Bell has been impressed by the dedication and business acumen of the franchisees from the outset and he is keen to foster good relationships and encourage them in their success.

“We work hard on the relationship side of things. We are not a dictatorial franchise. We do, obviously, have some rules about how franchisees run their business but we tend to give them the basic framework and let them develop things according to their own style. If you have owners that you want to be entrepreneurial, you don’t want to straightjacket them.”

Kwik Kopy currently holds less than five percent of the very competitive Australian print market. According to Bell, you only have to be better than the average and you are going to grow at somebody else’s expense and his team of specialists are always studying industry trends, monitoring technological progress, and developing new opportunities for franchisees. It is a crucial advantage over independent business owners, he says.

The original Kwik Kopy franchise model included both an offset printer and digital technology but under Bell’s direction new franchisees will need a graphic designer but will not be required to have an offset printer. This reduces setup costs, providing a quicker return on investment for franchisees, and any requirement for offset print can be contracted out.

It is possible for a franchisee to have more than one site but Bell insists that to get the best business outcome, the centre managers must have some equity or ‘skin in the game’. Although there are many excellent employees, Bell believes those whose performance is directly linked to the profitability of the centre will work above and beyond what they would otherwise do.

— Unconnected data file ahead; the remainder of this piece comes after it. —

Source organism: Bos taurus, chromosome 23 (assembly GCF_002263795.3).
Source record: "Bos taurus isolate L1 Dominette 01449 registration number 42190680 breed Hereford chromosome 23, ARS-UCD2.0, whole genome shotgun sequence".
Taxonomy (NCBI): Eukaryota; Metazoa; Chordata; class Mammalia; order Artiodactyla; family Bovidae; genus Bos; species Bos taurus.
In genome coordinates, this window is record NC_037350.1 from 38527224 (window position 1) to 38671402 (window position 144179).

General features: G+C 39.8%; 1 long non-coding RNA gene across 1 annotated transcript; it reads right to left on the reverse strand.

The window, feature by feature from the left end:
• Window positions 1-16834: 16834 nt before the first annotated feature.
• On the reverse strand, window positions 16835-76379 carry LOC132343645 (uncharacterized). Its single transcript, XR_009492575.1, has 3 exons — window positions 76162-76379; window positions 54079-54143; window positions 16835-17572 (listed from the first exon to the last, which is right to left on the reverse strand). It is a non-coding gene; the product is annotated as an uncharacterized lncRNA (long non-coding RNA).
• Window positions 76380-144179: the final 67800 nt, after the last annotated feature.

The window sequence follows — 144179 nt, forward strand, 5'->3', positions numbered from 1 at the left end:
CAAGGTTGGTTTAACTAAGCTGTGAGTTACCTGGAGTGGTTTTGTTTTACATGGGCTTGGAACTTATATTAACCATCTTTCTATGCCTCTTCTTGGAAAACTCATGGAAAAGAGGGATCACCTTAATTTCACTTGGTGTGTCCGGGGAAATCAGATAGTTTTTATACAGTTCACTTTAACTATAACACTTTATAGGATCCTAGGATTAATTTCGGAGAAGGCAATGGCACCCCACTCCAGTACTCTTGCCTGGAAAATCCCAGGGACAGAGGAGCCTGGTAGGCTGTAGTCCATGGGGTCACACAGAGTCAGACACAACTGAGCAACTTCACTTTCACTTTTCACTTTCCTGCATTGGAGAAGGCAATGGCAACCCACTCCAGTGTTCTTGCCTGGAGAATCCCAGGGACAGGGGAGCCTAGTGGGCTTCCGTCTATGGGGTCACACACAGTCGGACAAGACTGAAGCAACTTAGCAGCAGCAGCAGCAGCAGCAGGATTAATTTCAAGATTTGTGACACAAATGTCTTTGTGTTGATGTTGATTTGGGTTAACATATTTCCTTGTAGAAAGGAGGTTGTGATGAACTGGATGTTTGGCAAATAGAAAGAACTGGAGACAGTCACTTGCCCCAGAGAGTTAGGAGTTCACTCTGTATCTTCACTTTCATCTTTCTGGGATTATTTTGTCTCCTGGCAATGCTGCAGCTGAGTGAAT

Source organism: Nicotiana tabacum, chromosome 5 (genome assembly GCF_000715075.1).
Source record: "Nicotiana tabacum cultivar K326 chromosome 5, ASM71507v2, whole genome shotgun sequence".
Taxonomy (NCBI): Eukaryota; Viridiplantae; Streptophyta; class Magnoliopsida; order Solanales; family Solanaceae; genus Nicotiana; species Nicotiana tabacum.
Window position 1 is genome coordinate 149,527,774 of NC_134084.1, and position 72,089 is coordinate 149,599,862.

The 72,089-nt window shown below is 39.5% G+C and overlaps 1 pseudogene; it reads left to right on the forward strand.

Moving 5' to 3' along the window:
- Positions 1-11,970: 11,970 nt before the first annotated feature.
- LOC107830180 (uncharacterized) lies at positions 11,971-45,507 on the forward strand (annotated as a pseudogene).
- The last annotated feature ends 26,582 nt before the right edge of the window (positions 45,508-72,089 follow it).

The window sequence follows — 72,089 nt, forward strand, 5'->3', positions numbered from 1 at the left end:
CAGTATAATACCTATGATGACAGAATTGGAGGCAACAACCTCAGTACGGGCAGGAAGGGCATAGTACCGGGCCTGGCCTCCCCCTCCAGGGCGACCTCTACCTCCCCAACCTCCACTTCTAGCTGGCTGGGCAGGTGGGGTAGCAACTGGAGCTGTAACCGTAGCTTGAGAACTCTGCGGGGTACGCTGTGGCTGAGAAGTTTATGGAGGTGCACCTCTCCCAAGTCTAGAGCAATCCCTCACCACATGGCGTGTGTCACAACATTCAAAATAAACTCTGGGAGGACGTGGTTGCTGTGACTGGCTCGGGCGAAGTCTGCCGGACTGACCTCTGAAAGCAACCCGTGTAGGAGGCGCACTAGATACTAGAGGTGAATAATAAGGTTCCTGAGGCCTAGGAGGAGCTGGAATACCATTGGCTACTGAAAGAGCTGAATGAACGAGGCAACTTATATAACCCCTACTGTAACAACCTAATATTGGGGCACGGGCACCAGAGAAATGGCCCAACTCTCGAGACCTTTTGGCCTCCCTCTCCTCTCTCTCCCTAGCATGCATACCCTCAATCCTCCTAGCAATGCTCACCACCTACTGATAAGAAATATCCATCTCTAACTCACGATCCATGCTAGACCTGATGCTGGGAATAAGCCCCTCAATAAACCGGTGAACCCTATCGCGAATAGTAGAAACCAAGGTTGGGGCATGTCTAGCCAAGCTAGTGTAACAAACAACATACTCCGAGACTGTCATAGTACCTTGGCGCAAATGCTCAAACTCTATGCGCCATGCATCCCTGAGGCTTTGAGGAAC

Bell measures his success by that of his franchisees and sees the annual franchise performance benchmarks as a highpoint in his role as CEO. He looks for double digit profit growth from the franchise system each year and works with the franchisees to achieve a bottom line percentage of over 15 percent. This has been achieved over the past three years and Bell is optimistic about the prospects for new franchisees. We have got plenty of opportunity for growth geographically around Australia and we are serious about it,” he said.

Franchisees need to have business knowledge and to be comfortable about selling their services in a corporate environment. Bell has found that there is a strong correlation between the most successful owners and those having some experience in running a  business and building business relationships.

The Kwik Kopy recruitment process is intensive with prospective franchisees undergoing psychological testing and panel interviews. Although the franchise market is relatively tight at present and good franchisees can be difficult to find Bell chooses franchisees very carefully. It is his way of protecting the Kwik Kopy club and ensuring that franchisees achieve the high levels of success they expect. He is well on the way to fulfilling his brief for growth with a new fully digital Kwik Kopy centre opened in Gosford this year and several more stores in the pipeline.